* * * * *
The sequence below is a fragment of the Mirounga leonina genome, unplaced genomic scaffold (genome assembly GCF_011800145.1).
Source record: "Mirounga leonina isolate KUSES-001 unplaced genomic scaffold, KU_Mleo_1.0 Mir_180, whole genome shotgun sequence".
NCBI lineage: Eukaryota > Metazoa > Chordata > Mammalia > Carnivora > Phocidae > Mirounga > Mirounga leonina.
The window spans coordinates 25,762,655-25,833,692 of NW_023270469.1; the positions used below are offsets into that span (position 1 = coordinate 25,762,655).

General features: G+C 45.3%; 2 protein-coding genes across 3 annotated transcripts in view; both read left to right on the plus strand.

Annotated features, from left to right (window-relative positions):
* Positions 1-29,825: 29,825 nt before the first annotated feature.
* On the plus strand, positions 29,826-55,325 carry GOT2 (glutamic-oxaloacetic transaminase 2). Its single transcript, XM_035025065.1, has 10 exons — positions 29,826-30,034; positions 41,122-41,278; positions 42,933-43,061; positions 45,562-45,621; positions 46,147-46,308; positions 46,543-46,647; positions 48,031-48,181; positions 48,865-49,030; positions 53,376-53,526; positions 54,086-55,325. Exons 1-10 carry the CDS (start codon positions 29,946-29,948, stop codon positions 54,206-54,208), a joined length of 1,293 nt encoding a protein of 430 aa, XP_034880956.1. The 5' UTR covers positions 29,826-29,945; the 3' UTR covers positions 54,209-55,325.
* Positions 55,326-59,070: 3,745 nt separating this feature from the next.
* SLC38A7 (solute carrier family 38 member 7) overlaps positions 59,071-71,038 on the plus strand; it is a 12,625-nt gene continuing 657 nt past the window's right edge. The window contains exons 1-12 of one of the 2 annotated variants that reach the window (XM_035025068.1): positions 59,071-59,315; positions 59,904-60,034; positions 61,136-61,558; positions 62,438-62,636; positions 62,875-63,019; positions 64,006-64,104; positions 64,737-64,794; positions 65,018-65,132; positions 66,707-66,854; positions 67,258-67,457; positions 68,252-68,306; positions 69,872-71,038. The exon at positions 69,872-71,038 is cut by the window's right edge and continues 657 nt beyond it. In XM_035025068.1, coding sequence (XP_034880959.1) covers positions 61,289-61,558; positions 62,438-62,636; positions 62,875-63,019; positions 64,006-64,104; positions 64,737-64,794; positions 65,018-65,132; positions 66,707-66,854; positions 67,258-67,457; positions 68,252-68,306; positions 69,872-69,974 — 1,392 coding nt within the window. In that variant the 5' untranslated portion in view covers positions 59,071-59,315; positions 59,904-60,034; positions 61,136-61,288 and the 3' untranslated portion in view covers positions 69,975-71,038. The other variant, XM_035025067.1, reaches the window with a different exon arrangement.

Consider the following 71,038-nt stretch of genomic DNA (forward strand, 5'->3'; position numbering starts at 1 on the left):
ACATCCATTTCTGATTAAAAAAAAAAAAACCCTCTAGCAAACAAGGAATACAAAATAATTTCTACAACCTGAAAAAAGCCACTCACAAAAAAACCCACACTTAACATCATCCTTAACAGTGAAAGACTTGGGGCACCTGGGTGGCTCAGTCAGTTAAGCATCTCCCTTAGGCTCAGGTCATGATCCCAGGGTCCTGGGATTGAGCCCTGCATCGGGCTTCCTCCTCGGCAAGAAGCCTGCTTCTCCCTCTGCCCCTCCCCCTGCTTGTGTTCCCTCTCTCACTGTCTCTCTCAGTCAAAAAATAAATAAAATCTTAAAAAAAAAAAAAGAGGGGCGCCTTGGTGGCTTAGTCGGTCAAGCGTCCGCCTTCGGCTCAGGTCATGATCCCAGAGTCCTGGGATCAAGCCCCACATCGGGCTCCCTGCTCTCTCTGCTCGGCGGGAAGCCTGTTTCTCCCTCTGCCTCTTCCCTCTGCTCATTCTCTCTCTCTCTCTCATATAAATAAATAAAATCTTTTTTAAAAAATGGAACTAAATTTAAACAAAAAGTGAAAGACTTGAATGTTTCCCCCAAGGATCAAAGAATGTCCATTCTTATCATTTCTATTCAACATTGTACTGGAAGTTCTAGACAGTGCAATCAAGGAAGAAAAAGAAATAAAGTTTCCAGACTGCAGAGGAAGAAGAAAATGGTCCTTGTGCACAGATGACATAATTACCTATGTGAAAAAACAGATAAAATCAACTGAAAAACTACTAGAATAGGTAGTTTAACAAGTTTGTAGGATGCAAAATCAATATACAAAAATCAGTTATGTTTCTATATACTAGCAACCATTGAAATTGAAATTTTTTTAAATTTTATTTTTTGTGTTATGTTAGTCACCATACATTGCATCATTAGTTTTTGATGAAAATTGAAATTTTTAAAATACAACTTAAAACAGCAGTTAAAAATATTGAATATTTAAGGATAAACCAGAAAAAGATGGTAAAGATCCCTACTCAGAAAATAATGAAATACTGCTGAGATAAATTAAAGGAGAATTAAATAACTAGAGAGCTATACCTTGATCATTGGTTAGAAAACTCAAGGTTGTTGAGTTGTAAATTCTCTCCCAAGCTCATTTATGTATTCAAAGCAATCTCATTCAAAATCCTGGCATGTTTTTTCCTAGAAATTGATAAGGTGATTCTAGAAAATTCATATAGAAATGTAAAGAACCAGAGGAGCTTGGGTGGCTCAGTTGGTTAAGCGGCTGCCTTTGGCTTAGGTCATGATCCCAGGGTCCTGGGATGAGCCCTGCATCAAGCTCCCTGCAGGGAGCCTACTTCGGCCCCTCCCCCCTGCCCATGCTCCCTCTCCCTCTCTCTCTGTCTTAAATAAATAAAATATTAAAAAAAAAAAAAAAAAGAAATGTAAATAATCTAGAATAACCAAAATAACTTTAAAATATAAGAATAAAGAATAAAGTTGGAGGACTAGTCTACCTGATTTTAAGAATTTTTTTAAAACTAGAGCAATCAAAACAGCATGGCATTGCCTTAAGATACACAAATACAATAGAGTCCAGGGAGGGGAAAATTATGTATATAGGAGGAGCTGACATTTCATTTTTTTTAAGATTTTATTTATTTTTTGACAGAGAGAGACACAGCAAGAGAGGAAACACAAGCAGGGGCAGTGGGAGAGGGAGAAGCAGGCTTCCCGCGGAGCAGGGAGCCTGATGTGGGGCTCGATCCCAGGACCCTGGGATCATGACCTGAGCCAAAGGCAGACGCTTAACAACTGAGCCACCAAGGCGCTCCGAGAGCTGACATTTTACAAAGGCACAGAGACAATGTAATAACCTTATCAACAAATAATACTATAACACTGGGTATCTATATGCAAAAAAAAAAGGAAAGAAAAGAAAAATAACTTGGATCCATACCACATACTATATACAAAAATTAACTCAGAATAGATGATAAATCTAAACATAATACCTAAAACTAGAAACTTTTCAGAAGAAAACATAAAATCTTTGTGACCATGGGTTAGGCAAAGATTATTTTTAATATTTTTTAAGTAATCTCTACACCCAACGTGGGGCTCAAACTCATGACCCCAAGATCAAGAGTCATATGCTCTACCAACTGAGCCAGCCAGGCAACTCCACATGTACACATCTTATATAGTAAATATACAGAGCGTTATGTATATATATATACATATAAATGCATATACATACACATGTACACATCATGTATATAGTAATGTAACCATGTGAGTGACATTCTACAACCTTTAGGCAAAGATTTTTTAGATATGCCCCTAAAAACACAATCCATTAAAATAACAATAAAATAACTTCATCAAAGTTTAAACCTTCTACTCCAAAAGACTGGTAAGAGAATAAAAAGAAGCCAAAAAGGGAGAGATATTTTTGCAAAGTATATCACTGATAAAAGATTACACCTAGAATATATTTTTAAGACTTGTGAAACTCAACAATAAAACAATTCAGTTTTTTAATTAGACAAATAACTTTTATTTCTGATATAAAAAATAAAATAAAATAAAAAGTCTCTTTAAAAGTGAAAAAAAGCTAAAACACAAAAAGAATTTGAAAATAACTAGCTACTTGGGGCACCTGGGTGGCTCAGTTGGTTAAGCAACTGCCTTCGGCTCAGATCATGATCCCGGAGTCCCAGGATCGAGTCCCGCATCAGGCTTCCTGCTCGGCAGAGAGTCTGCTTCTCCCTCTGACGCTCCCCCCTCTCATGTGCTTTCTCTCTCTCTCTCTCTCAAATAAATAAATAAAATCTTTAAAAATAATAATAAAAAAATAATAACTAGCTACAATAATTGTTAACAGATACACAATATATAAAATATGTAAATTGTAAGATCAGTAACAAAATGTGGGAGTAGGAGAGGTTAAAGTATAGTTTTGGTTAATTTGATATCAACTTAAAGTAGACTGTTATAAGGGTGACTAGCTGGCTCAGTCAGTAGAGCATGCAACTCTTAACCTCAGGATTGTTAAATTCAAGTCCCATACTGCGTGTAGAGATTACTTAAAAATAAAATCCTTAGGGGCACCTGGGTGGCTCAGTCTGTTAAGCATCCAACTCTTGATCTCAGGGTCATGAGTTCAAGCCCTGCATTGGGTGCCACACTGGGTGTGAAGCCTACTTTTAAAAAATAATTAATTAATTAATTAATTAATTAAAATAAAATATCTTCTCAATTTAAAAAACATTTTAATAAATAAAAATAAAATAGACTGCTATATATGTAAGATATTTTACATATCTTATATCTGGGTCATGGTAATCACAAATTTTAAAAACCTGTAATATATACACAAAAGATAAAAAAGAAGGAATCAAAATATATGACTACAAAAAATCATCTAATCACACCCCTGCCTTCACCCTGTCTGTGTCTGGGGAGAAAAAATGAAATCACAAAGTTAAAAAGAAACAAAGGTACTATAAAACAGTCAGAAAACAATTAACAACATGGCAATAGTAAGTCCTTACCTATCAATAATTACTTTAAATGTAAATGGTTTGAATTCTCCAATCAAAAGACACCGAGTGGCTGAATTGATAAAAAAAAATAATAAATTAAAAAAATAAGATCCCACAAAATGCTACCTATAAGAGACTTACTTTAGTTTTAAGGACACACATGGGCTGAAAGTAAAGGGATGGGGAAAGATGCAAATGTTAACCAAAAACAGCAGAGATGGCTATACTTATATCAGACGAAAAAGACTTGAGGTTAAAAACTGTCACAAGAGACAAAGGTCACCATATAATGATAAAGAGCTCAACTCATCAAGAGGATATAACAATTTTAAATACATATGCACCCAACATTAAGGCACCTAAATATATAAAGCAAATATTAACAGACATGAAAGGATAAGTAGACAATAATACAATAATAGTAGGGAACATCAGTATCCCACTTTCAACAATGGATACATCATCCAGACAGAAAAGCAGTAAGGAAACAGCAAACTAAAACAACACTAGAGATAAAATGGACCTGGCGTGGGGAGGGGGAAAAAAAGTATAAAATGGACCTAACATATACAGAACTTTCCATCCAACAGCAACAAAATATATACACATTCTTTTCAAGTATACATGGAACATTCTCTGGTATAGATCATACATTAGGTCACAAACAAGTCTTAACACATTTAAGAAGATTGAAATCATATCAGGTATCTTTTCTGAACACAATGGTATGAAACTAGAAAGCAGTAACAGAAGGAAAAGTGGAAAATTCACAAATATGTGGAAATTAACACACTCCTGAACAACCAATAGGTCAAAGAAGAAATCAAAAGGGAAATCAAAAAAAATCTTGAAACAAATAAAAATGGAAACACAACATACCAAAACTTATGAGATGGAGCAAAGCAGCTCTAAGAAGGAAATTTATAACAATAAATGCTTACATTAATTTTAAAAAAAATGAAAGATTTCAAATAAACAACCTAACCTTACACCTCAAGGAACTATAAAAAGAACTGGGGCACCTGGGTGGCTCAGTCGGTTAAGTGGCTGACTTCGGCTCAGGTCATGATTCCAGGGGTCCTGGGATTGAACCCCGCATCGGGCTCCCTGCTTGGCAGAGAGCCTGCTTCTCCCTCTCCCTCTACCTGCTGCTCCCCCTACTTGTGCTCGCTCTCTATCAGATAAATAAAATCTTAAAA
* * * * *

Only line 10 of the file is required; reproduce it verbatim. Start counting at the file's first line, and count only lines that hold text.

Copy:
* SLC38A7 (solute carrier family 38 member 7) overlaps positions 59,071-71,038 on the plus strand; it is a 12,625-nt gene continuing 657 nt past the window's right edge. The window contains exons 1-12 of one of the 2 annotated variants that reach the window (XM_035025068.1): positions 59,071-59,315; positions 59,904-60,034; positions 61,136-61,558; positions 62,438-62,636; positions 62,875-63,019; positions 64,006-64,104; positions 64,737-64,794; positions 65,018-65,132; positions 66,707-66,854; positions 67,258-67,457; positions 68,252-68,306; positions 69,872-71,038. The exon at positions 69,872-71,038 is cut by the window's right edge and continues 657 nt beyond it. In XM_035025068.1, coding sequence (XP_034880959.1) covers positions 61,289-61,558; positions 62,438-62,636; positions 62,875-63,019; positions 64,006-64,104; positions 64,737-64,794; positions 65,018-65,132; positions 66,707-66,854; positions 67,258-67,457; positions 68,252-68,306; positions 69,872-69,974 — 1,392 coding nt within the window. In that variant the 5' untranslated portion in view covers positions 59,071-59,315; positions 59,904-60,034; positions 61,136-61,288 and the 3' untranslated portion in view covers positions 69,975-71,038. The other variant, XM_035025067.1, reaches the window with a different exon arrangement.